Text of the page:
Becky made a very good point yesterday. If we take too much detail out of our writing, our readers can feel that it is too sparse.
That begs the $64,000 question – how much hole?
Do we have to say whether a living room is modern or baroque? Can’t it simply be a living room? If we introduce someone into the action, do we really need to describe their hair colour, eye colour, clothes, shoes, the length of their nose, their favourite football team?
I’ve got a theory …
The first point is that it depends on the context. I want more detail about my main characters than the minor walk-on parts. If Indiana Jones has spent the entire movie or book searching for the Holy Grail or the Ark of the Covenant or Godot or whatever, when he does find it I want to know what it looks like. I would feel cheated if I wasn’t.
Some objects need more description than others. I know what a chair looks like. You don’t need to describe a chair in great detail. But I have never seen a time machine. At least, not a genuine working time machine. So if you are going to put a time machine into your story, I am going to need a little help to visualise it. Is it sleek and shiny? Or cobbled together with bits and pieces?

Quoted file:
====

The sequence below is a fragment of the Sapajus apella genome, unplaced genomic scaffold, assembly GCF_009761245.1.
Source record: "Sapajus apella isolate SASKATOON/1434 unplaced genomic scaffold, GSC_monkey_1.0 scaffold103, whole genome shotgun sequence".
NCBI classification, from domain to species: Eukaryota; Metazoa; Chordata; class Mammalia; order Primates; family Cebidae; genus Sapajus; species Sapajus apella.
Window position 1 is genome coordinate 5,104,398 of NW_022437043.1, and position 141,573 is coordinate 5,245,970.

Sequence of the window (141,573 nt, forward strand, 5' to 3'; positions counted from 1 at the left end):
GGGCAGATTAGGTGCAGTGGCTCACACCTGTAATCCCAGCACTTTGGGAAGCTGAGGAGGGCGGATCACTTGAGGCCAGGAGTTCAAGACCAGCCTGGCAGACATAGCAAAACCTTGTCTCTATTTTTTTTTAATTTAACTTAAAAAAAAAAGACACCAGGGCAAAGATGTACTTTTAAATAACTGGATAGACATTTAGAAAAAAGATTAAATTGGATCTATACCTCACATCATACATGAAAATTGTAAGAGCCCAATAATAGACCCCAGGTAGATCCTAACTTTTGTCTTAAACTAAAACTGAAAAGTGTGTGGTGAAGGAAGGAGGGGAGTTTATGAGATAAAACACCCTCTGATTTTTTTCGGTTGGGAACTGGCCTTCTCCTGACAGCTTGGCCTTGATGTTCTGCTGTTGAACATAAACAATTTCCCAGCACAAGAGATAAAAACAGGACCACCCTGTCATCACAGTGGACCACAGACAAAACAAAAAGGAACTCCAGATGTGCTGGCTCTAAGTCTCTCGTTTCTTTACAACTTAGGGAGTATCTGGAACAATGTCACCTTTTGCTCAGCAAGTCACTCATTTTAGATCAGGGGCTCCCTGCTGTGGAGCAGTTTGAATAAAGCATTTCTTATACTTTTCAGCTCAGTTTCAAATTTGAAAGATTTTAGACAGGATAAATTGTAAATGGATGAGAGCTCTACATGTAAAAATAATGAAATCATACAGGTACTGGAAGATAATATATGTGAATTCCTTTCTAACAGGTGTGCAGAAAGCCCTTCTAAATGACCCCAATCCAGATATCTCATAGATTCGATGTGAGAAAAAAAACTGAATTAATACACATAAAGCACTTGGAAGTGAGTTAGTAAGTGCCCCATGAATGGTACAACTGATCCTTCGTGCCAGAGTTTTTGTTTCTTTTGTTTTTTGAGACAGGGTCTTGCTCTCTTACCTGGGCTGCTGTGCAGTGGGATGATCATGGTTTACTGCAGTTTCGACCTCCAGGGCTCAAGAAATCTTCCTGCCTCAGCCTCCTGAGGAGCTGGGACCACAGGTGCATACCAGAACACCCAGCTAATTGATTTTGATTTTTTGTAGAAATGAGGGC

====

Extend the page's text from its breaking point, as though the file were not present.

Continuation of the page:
Some genres need more description than others. Readers of romance usually want to know what their heroine is wearing, but they might be happy for the description to stop when the action gets to the bedroom door. Readers of erotica might want the description to start at the bedroom door, and tell us what the hero and heroine are not wearing.
Or the hero and hero. Or heroine and heroine. Or … you get the picture.
There’s something else – one of the secrets of good description. Readers need to know at least one fact about a person or thing, but it must be a killer fact.
This was a nugget I picked up when I was learning how to give presentations and speak in public. No matter how good you are at speaking, your audience will only remember one or two things about your presentation. Probably only one. So what is the one thing that you want them to remember?
Stress that one thing. Repeat it. Make it zing.
Because if you don’t do that, your audience could choose for themselves which one thing to remember. Maybe your suit wasn’t ironed. You are wearing a hideous tie. Your flies are undone. They are going to have haddock for supper.